“Graph as models in life sciences: Machine learning and integrative approaches” is a Fall School (mid-October 2021) supported by the Labex Digicosme on bioinformatics and statistical/machine learning, with graph as a central theme.
This thematic school is interdisciplinary and dedicated to the application of state-of-the-art machine learning methodologies to ongoing challenges in bioinformatic research. Recent developments of statistical methods integrating a priori knowledge of a domain have already demonstrated their efficiency in major subfields of bioinformatics (such as graph neural networks for protein analysis, variational autoencoders for transcriptomic data, …).
The objective of the school is to strengthen the links and exchanges between laboratories and researchers in this interdisciplinary community, but also to expose PhD students or young researchers working in one of the two disciplines (bioinformatics or machine learning) to the second. Having this opportunity early in a career is essential to bolster interdisciplinary research.
In particular, the school wishes to contribute to the dissemination of good practices in the use of machine learning as a modelling tool in biology. Speakers will detail methodologies and biological outcomes as well as risks, biases and their active mitigation in the context of predictive bioinformatics. Data privacy and leakage, for example in the medical field, are also part of the challenges faced by researchers, companies and civil societies. They raise technical questions specific to the data being handled.
Hence, we believe it is stimulating to address these methodologies and issues in a contextualized way, while providing sufficient theoretical ground to allow participants to transfer the acquired knowledge to other biological problems.
25th – 29th of October
Registration is free but mandatory*
* Limited number of places for the tutorial
|Day 1 – Monday 25th October||8 h 45 – 9 h 15||Introduction||Flora Jay / Yann Ponty|
|9 h 15 -12 h 45||Lecture 1||Laurent Jacob|
|14 h 00-17 h 30||Lecture 2||Simona Coco|
|Day 2 – Tuesday 26th October||9 h 00 -12 h 30||Tutorial topic 1, 2||Laurent Jacob / |
|14 h 00 -17 h 30||Lecture 3||Sergei Grudinin|
|Day 3 – Wednesday 27th October||9 h 00 -12 h 30||Lecture 4||Chloé-Agathe Azencott|
|14 h 00 -17 h 30||Tutorial topic 3, 4||Chloé-Agathe Azencott / |
|Day 4 – Thursday 28th October||9 h 00 – 12 h 30||Lecture 5||Andrei Zinovyev|
|14 h 00 – 17 h 30||Participants’ talks/poster||Everyone|
|Day 5 – Friday 29th October||9 h 00 – 12 h 30||Lecture 6||Jean Louis Raisaro|
|14 h 00 – 17 h 30||Tutorial topic 5, 6||Jean Louis Raisaro / |
*May change for exact times
- Simona Coco
- Sergei Grudinin
- Jean Louis Raisaro
- Lecture/Tutorial 1 –Laurent Jacob: Learning with biological sequences, from neural networks to De Bruijn graphs
The tutorial will introduce elementary tools to make prediction from unaligned biological sequences and to perform genome wide association studies over such sequences.
Keywords: convolutional neural networks, sequence motifs, k-mers, compacted de Bruijn graphs, bacterial GWAS.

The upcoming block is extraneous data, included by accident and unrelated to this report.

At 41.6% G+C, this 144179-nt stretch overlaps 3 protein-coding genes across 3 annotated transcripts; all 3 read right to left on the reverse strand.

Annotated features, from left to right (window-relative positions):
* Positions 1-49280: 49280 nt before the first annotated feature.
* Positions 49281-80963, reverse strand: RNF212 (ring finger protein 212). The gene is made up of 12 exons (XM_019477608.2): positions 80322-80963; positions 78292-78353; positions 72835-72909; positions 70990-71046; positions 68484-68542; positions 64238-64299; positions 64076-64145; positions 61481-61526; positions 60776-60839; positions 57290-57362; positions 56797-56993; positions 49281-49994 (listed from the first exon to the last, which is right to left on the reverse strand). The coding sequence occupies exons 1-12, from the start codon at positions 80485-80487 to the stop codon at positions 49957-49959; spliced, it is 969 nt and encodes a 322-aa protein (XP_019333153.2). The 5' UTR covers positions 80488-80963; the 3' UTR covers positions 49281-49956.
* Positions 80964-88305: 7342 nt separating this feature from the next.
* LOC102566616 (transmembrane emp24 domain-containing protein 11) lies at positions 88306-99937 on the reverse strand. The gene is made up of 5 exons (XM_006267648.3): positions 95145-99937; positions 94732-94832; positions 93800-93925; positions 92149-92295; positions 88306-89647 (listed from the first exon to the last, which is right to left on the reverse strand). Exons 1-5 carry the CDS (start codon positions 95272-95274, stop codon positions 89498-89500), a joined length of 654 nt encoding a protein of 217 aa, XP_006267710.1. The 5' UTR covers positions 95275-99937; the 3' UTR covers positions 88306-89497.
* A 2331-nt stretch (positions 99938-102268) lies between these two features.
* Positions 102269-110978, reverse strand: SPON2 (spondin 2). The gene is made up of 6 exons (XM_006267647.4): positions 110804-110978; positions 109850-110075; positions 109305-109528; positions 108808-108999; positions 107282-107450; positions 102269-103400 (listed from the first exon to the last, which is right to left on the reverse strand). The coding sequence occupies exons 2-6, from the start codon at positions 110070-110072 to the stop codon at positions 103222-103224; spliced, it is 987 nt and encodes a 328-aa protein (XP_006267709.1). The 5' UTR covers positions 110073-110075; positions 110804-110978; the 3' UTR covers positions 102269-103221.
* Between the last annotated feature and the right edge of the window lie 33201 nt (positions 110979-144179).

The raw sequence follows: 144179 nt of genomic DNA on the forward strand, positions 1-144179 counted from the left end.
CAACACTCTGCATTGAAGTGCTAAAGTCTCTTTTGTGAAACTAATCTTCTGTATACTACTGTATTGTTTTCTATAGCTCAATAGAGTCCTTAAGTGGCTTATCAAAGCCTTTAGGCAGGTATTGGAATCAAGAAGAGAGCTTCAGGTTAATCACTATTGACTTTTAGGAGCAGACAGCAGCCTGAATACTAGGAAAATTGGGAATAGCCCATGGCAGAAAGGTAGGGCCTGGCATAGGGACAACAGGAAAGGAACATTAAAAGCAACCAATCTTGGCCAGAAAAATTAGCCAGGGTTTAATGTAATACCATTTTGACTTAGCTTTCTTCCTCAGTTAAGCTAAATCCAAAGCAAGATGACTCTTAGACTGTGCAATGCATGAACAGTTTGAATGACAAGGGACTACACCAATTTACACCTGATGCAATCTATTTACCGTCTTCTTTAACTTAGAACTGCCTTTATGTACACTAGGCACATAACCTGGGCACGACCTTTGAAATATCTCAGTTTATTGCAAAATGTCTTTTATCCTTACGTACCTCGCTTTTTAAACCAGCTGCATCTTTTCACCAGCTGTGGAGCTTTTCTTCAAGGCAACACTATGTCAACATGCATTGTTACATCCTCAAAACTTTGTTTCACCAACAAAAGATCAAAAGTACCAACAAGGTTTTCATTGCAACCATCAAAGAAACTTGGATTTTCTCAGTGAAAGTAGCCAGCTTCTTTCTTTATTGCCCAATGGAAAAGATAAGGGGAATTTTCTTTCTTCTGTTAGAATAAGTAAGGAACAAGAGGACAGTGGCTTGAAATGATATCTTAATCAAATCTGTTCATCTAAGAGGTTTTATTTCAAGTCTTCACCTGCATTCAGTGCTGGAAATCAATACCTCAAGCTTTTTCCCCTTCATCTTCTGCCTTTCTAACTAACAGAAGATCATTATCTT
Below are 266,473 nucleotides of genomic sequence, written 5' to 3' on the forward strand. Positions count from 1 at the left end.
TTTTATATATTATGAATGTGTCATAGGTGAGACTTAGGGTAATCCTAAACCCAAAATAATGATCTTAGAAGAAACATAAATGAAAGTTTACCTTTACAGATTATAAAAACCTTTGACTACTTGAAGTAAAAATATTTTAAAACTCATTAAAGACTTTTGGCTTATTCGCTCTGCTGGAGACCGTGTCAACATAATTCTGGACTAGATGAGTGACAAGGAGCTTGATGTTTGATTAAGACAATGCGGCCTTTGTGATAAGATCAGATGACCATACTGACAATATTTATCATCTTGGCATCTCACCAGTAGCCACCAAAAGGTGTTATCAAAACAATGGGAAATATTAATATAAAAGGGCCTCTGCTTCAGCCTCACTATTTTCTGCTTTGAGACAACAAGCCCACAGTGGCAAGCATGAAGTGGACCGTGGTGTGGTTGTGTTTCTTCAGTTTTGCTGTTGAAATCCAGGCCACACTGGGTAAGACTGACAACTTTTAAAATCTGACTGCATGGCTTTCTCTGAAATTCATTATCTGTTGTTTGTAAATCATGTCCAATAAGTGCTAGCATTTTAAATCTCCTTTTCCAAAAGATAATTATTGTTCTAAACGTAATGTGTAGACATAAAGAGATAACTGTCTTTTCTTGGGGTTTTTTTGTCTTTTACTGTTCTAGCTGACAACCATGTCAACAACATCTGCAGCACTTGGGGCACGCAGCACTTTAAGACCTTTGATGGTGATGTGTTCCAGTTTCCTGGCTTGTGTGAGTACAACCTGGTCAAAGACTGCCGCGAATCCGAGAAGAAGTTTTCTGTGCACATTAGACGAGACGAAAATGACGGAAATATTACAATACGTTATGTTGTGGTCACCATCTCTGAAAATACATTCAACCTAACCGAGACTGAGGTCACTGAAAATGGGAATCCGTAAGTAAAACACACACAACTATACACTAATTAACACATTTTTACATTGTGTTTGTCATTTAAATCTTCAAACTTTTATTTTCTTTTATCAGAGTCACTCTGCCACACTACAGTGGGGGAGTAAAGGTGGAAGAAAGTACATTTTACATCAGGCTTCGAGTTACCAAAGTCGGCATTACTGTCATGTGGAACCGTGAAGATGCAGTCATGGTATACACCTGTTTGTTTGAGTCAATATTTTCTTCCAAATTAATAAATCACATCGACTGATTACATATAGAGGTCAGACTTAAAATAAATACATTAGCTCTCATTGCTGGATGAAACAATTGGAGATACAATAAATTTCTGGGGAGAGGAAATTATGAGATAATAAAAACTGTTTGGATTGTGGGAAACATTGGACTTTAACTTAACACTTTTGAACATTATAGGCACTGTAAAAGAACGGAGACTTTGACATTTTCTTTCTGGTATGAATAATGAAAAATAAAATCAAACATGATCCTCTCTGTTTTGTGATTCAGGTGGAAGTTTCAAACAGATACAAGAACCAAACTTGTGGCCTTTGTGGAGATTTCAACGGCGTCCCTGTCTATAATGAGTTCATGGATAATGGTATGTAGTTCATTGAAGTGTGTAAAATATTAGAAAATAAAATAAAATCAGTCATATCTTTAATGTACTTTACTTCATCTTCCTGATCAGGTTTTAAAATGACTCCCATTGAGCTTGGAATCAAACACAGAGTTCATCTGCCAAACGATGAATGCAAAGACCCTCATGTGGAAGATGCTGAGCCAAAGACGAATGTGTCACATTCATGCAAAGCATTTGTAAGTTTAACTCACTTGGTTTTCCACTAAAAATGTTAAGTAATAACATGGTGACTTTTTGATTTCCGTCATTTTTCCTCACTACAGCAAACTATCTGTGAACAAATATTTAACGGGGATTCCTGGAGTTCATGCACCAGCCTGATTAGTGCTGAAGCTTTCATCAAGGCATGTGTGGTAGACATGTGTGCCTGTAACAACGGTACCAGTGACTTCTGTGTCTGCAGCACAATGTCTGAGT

- Lecture/Tutorial 2 – Simona Coco: Statistical learning to infer structural evolution (DCA, RBMs…)
- Lecture/Tutorial 3 – Sergei Grudinin: Neural networks (CNN, GNN, …) for protein structure and interaction prediction
- Lecture/Tutorial 4 – Chloé-Agathe Azencott: Boosting genome-wide association studies (GWAS) with biological networks
The lecture will be based on the following publication: https://journals.plos.org/ploscompbiol/article?id=10.1371/journal.pcbi.1008819
Tutorial: GWAS and biological networks. The tutorial will be the opportunity for participants to dig deeper in both the motivation for incorporating biological networks into GWAS and several of the existing models for this purpose. The tutorial will be organized as a discussion around several published models. Participants are welcome to join with their own questions for discussion. This is not a hands-on session. Keyword: networks, gwas, graph regularization, diffusion on graphs, omnigenic model
- Lecture/Tutorial 5 – Andrei Zinovyev: Structured learning for single-cell differentiation trajectories
Thanks to the emergence of single cell assays, it is now possible to measure gene expression and other genome-scale molecular profiles levels across thousands to millions of single cells (scRNA-Seq, scATAC-seq, single cell proteomic data). Using these data, it is possible to look for paths in the data that may be associated with the level of cellular commitment w.r.t. a specific biological process and use the position (called pseudotime) of cells along these paths (called trajectories) to explore how gene expression reflects changes in cell states as the cells progressively commit to a given fate. This kind of analysis is a powerful tool that has been used, e.g., to explore the biological changes associated with development, cellular differentiation and cancer biology. Several graph-based approaches have been suggested to extract cellular trajectories from single cell data, including minimal spanning trees and principal graphs. Principal graphs approximate the multivariate data by a graph injected into the data space with some constraints imposed on the node mapping. In the lecture and tutorial, we will explore the basic concepts and tools for application of graph-based approaches to single cell scRNA-Seq datasets.
- Lecture/Tutorial 6 – Jean Louis Raisaro: Privacy-preserving learning for health/life science data
- Flora Jay, CR CNRS, LISN
- Yann Ponty, DR CNRS, LIX
- Ariane Migault, Chargée de communication du Labex DigiCosme